Marketing Help Needed; Yup!

As y’all know, I work for myself. I do okay, but certainly not great. Marketing has always been my downfall, and it’s disconcerting after so many years.

by McKay Savage

Of course, I understand the concepts of social media marketing well. I’ve followed my own advice when it comes to that, and it’s helped to a degree. My biggest problem is that my main business doesn’t do online stuff all that well. You may remember that along with a lot of other things I’m a health care finance consultant. Many more hospitals have a web presence now, but that’s about as far as it goes.

I rank number one for my search terms, but hospitals don’t go online to research vendors (that’s what they call us; I prefer the term ‘corporate partner’) for services. Instead, they go to events and ask people they’re not afraid to share information with who they might recommend or who they’ve heard of. Now, by ‘afraid’, I mean to say that hospitals really don’t like other hospitals that are located close to them to ever know they might have some type of problem. It’s kind of stupid because almost every hospital has the same types of issues but that’s the way the world goes.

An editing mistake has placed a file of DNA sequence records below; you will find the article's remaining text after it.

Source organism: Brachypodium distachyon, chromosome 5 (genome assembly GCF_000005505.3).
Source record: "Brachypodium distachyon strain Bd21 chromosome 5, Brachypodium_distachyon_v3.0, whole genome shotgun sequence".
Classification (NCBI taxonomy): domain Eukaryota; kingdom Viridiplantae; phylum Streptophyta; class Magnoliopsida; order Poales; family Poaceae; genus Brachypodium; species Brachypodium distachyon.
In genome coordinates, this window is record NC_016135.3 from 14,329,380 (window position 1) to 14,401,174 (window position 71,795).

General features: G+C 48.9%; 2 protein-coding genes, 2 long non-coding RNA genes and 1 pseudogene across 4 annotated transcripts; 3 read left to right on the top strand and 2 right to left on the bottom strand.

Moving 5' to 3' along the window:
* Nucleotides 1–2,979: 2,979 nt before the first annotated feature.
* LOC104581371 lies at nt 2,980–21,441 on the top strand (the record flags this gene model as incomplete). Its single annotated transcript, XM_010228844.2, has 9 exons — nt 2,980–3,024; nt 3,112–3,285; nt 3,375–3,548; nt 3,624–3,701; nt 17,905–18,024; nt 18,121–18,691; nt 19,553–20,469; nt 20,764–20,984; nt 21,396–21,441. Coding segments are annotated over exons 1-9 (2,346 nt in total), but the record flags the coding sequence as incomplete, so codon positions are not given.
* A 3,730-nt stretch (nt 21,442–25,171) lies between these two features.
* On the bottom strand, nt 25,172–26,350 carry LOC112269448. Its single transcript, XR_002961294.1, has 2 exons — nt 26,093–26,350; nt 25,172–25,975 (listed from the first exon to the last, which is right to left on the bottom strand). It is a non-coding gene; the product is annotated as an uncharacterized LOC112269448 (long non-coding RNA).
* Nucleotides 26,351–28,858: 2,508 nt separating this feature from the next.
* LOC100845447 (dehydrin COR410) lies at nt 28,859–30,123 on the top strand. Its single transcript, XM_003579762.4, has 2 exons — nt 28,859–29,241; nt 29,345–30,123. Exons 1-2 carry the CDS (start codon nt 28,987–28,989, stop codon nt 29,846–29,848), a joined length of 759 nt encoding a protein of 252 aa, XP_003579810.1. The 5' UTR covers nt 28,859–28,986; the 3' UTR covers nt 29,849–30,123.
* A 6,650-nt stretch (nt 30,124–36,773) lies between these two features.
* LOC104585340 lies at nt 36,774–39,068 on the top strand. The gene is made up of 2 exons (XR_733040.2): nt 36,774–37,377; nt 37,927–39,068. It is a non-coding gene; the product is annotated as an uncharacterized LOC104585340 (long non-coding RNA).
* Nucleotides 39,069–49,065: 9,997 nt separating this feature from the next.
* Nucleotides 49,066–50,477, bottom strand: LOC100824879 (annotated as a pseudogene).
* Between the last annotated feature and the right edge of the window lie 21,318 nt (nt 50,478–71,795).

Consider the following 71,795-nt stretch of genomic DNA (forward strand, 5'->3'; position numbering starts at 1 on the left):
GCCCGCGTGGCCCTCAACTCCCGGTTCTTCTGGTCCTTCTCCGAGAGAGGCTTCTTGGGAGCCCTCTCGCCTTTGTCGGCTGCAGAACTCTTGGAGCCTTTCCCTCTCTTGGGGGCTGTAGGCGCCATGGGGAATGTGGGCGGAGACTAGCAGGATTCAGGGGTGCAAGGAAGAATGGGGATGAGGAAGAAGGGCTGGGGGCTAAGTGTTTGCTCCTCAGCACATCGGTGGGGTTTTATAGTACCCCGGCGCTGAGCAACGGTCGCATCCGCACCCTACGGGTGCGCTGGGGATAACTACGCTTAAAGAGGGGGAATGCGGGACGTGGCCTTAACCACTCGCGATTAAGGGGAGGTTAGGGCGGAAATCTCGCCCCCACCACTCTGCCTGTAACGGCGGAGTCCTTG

Anyway, that makes marketing to hospitals difficult. Overall they’re not close to each other. They don’t like making recommendations that might help a competitor. If you’re an independent you just can’t rely on word of mouth when it comes to hospitals; physicians maybe.

What’s a guy to do? I’ve done the traditional route. I’ve sent letters. I’ve sent flyers. I’ve sent postcards. I’ve even picked up the phone and called, although not that often; I hate doing the cold call thing. That plus, unless you personally know the CFO, you’re not going to talk to them. I’ve had 3 different sales professionals who have tried and each one of them told me the same story, and I already knew it because that used to be my life. Well, except I didn’t have a secretary screening calls for me; if it was from out of town & I didn’t recognize the number, it went to voice mail.